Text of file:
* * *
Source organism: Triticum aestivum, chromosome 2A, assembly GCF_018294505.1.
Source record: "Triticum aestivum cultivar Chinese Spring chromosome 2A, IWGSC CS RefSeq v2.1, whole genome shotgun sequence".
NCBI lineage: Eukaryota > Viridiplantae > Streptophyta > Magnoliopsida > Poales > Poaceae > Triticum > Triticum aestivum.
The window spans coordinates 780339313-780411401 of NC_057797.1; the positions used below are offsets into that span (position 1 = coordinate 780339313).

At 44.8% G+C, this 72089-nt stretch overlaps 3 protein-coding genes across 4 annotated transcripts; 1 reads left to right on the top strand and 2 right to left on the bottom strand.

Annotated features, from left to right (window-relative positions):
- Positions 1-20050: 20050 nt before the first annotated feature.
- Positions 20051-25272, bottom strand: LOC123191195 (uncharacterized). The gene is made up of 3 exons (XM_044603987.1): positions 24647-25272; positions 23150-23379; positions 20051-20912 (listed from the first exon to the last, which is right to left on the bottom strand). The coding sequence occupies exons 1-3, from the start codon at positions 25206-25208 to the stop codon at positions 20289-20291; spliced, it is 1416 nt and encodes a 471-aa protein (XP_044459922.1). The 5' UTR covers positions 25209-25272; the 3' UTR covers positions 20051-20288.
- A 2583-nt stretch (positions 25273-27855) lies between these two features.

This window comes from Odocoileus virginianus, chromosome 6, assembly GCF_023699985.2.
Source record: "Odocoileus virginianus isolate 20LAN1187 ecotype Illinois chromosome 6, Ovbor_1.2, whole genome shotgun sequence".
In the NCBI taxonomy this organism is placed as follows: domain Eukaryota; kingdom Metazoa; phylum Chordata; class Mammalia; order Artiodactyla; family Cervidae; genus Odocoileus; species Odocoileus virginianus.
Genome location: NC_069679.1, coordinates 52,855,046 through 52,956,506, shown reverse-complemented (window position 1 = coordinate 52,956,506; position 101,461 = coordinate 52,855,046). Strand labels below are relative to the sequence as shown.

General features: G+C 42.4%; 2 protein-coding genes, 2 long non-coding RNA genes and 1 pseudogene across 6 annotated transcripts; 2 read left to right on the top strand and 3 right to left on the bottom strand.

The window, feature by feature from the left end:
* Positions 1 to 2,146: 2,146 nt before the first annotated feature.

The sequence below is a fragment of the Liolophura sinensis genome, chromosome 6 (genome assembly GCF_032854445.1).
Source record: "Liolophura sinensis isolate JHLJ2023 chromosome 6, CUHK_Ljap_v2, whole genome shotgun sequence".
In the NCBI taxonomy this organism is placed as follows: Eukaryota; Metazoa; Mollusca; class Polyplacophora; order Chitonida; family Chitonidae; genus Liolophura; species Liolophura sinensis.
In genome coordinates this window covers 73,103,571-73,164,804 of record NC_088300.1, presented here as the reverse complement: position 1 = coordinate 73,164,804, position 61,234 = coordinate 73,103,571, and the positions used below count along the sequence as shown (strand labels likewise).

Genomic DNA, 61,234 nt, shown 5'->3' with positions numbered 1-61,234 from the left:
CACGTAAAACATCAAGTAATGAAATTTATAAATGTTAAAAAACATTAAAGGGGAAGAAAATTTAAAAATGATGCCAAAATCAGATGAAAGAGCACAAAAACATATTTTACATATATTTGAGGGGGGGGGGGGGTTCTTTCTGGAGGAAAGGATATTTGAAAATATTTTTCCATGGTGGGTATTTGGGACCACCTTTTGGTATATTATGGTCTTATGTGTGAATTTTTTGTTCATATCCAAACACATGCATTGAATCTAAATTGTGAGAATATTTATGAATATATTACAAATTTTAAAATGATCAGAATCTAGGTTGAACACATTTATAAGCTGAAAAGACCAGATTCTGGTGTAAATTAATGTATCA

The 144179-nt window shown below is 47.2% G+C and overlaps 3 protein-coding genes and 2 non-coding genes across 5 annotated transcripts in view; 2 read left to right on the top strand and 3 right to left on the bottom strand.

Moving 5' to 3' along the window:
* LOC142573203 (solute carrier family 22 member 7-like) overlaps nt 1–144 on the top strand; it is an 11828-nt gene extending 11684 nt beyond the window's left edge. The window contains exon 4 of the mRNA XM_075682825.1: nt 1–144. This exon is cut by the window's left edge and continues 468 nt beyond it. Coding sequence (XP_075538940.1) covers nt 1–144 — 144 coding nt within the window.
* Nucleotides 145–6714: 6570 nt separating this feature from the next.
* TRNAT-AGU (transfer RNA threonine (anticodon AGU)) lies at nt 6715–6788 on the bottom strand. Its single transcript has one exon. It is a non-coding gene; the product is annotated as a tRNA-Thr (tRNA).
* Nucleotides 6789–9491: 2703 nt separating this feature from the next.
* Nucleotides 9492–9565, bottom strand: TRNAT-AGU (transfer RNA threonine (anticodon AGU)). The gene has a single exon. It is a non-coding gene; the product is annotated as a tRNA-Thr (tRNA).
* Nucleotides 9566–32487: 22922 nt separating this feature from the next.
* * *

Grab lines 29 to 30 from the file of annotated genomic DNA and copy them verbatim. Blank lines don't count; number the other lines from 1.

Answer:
* Nucleotides 9492–9565, bottom strand: TRNAT-AGU (transfer RNA threonine (anticodon AGU)). The gene has a single exon. It is a non-coding gene; the product is annotated as a tRNA-Thr (tRNA).
* Nucleotides 9566–32487: 22922 nt separating this feature from the next.